Deutsche Boerse runs the stock exchange in Frankfurt, owns the Eurex derivatives exchange, and has pushed into the U.S. by opening a derivatives exchange in Chicago. Euronext, based in Amsterdam, bought the London International Financial Futures & Options Exchange, known as Liffe, in 2001, as well as four stock exchanges across Europe in the past several years. The Finnish and Swedish exchanges merged to create OMX AB and this year acquired the Danish exchange.
Despite the consolidation, electronic trading has led to fierce competition among the exchanges to offer the lowest cost of trading to brokers. The cost of operating the exchange is much lower, too. Compared with an electronic exchange, the total costs of trading, including personnel and real estate, are between five to seven times higher at a nonelectronic exchange, said Walter Allwicher, a Deutsche Boerse spokesman.
Europeans say that electronic trading reduces the potential for problems, increasing efficiency and safeguards. "You don't have the human factor," said Gregor Pozniak, the deputy secretary-general of the Federation of European Securities Exchanges in Brussels.
If the European electronic model is any guide, there likely will be an explosion in the number of hedge funds that turn to the NYSE because of greater liquidity and ease of trading. Currently many hedge funds -- especially those that specialize in frequent trading based on formulas -- trade on electronic exchanges in the U.S. and Europe. "Trading strategies are going to become more profitable," said Benn Steil, senior fellow, international economics, at the Council on Foreign Relations in New York.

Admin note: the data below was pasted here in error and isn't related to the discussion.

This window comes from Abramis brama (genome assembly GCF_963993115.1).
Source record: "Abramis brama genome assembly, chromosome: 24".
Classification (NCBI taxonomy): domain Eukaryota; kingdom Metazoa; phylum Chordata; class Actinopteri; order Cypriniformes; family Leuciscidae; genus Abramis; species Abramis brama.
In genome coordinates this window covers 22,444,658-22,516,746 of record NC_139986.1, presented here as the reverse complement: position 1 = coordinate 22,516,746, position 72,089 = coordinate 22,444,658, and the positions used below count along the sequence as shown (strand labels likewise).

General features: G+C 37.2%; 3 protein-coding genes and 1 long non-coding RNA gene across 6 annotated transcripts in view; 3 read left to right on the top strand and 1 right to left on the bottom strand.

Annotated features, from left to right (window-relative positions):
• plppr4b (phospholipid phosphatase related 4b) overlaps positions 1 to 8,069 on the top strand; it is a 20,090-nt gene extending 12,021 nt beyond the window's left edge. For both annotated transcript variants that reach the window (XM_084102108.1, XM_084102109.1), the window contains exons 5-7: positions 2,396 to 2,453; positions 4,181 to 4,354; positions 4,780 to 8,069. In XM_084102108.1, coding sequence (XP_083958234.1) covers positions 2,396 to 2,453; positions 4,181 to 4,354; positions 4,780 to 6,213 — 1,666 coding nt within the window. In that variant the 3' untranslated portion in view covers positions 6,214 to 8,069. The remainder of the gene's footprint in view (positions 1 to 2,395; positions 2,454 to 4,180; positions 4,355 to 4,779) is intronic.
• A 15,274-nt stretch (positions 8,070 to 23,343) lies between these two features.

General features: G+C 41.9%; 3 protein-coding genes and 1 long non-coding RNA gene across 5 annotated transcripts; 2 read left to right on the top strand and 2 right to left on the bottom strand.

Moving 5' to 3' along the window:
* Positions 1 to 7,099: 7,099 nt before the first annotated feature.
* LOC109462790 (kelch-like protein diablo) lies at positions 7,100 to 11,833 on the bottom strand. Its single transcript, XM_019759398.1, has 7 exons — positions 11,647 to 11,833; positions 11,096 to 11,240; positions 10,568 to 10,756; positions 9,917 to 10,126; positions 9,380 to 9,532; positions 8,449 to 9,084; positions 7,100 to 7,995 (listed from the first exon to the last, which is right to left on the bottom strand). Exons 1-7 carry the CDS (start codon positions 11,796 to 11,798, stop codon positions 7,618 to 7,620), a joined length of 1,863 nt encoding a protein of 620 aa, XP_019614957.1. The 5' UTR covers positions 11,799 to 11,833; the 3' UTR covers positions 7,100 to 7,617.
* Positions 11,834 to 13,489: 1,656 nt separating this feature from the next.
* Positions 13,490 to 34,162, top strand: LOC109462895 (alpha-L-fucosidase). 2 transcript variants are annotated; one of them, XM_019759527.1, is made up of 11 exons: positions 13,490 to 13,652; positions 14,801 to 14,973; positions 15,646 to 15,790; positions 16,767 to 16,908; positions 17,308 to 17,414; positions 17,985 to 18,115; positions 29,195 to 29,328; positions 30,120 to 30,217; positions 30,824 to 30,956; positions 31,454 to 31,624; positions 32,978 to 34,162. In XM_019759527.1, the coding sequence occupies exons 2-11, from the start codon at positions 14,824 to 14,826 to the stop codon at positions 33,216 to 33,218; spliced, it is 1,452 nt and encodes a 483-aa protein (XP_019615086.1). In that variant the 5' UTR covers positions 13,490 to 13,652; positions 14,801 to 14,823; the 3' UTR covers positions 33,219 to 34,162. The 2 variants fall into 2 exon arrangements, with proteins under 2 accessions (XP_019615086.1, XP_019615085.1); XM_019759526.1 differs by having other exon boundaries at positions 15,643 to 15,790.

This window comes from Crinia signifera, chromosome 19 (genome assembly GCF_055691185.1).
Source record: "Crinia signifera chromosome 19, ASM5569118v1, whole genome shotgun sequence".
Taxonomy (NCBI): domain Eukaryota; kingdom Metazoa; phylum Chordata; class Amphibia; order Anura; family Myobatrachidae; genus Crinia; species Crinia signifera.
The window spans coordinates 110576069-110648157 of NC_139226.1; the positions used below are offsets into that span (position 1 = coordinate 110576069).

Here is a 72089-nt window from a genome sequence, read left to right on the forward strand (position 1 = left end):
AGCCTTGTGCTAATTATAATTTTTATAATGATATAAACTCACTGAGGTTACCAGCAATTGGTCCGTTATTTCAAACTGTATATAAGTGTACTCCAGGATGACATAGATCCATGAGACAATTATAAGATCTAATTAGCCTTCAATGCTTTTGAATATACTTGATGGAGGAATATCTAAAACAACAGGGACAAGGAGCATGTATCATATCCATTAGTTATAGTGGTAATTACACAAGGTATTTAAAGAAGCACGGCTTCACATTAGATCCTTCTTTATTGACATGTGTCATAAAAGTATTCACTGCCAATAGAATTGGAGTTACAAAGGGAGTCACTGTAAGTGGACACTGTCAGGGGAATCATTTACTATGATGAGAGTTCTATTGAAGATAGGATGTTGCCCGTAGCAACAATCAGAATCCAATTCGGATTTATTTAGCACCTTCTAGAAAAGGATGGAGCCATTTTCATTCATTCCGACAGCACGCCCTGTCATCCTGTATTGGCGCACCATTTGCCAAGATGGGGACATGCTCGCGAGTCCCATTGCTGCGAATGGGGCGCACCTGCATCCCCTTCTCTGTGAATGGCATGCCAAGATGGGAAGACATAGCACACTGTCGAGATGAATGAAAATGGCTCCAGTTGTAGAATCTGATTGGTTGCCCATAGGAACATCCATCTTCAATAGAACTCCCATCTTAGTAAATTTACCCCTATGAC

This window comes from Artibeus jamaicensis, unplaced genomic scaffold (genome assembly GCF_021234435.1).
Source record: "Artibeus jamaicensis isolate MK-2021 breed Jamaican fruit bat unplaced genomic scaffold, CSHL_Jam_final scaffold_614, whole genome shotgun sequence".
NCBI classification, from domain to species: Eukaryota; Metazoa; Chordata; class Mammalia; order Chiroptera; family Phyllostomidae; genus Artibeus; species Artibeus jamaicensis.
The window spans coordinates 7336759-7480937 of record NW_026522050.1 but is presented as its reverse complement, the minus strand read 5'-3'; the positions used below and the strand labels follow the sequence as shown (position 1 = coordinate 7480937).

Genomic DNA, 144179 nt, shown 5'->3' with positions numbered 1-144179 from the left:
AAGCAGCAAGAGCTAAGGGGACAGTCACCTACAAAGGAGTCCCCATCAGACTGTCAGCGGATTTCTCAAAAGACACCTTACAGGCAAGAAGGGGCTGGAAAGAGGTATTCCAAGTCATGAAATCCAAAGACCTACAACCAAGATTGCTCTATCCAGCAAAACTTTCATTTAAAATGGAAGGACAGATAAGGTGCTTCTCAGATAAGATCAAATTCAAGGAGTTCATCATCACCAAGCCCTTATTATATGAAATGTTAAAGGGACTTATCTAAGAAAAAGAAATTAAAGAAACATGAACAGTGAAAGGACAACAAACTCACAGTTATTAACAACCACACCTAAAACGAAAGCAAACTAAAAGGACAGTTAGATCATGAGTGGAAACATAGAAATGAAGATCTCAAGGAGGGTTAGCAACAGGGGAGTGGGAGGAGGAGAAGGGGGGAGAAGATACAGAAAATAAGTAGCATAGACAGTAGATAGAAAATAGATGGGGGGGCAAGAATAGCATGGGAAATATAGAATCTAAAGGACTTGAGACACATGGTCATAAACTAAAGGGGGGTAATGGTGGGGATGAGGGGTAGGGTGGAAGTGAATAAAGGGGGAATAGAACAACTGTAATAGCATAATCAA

There are challenges to operating an exchange as a publicly traded company, including producing profit while not driving away trading clients. It is a "balancing act," said David Russell, head of Morgan Stanley's European cash trading.
Even with publicly traded currencies, Europe's big exchanges have run into limits in their ability to expand. Cost savings can be restricted by having to operate in multiple regulatory environments and, in some cases, in different currencies.